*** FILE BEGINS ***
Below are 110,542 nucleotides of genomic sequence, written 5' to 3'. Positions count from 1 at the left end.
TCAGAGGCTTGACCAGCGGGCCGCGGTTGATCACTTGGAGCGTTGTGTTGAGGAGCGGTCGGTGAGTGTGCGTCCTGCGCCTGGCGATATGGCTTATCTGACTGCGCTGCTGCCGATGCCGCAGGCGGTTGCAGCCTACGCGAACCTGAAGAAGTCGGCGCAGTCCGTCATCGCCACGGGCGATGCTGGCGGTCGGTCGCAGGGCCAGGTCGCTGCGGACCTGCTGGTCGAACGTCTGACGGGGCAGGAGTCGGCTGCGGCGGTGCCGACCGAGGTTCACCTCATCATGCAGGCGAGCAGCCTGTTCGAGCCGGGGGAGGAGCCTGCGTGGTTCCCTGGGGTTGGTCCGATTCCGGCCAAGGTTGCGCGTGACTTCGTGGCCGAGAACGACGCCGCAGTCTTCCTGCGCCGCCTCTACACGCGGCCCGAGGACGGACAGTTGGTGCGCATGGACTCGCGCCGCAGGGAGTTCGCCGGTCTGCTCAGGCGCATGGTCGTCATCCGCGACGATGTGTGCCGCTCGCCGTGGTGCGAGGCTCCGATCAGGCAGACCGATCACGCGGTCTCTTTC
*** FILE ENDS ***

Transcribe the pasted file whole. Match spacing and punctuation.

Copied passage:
Below are 110,542 nucleotides of genomic sequence, written 5' to 3'. Positions count from 1 at the left end.
TCAGAGGCTTGACCAGCGGGCCGCGGTTGATCACTTGGAGCGTTGTGTTGAGGAGCGGTCGGTGAGTGTGCGTCCTGCGCCTGGCGATATGGCTTATCTGACTGCGCTGCTGCCGATGCCGCAGGCGGTTGCAGCCTACGCGAACCTGAAGAAGTCGGCGCAGTCCGTCATCGCCACGGGCGATGCTGGCGGTCGGTCGCAGGGCCAGGTCGCTGCGGACCTGCTGGTCGAACGTCTGACGGGGCAGGAGTCGGCTGCGGCGGTGCCGACCGAGGTTCACCTCATCATGCAGGCGAGCAGCCTGTTCGAGCCGGGGGAGGAGCCTGCGTGGTTCCCTGGGGTTGGTCCGATTCCGGCCAAGGTTGCGCGTGACTTCGTGGCCGAGAACGACGCCGCAGTCTTCCTGCGCCGCCTCTACACGCGGCCCGAGGACGGACAGTTGGTGCGCATGGACTCGCGCCGCAGGGAGTTCGCCGGTCTGCTCAGGCGCATGGTCGTCATCCGCGACGATGTGTGCCGCTCGCCGTGGTGCGAGGCTCCGATCAGGCAGACCGATCACGCGGTCTCTTTC